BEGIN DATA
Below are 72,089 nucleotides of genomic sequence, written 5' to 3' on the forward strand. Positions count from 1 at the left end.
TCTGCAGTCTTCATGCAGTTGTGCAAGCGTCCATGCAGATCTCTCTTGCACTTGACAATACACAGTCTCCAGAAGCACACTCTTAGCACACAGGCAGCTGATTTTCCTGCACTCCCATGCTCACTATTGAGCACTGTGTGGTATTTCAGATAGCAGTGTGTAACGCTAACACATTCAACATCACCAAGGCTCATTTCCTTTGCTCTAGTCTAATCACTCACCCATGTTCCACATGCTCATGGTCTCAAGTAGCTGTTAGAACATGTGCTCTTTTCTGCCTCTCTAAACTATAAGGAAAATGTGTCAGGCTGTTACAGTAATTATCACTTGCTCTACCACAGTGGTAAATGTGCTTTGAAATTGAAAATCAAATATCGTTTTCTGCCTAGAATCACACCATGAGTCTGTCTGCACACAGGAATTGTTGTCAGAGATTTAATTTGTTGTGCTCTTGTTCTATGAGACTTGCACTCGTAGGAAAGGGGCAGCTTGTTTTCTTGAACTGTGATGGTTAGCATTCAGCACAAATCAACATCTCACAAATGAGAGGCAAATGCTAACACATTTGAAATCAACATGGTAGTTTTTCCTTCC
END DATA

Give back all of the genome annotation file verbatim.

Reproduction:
Below are 72,089 nucleotides of genomic sequence, written 5' to 3' on the forward strand. Positions count from 1 at the left end.
TCTGCAGTCTTCATGCAGTTGTGCAAGCGTCCATGCAGATCTCTCTTGCACTTGACAATACACAGTCTCCAGAAGCACACTCTTAGCACACAGGCAGCTGATTTTCCTGCACTCCCATGCTCACTATTGAGCACTGTGTGGTATTTCAGATAGCAGTGTGTAACGCTAACACATTCAACATCACCAAGGCTCATTTCCTTTGCTCTAGTCTAATCACTCACCCATGTTCCACATGCTCATGGTCTCAAGTAGCTGTTAGAACATGTGCTCTTTTCTGCCTCTCTAAACTATAAGGAAAATGTGTCAGGCTGTTACAGTAATTATCACTTGCTCTACCACAGTGGTAAATGTGCTTTGAAATTGAAAATCAAATATCGTTTTCTGCCTAGAATCACACCATGAGTCTGTCTGCACACAGGAATTGTTGTCAGAGATTTAATTTGTTGTGCTCTTGTTCTATGAGACTTGCACTCGTAGGAAAGGGGCAGCTTGTTTTCTTGAACTGTGATGGTTAGCATTCAGCACAAATCAACATCTCACAAATGAGAGGCAAATGCTAACACATTTGAAATCAACATGGTAGTTTTTCCTTCC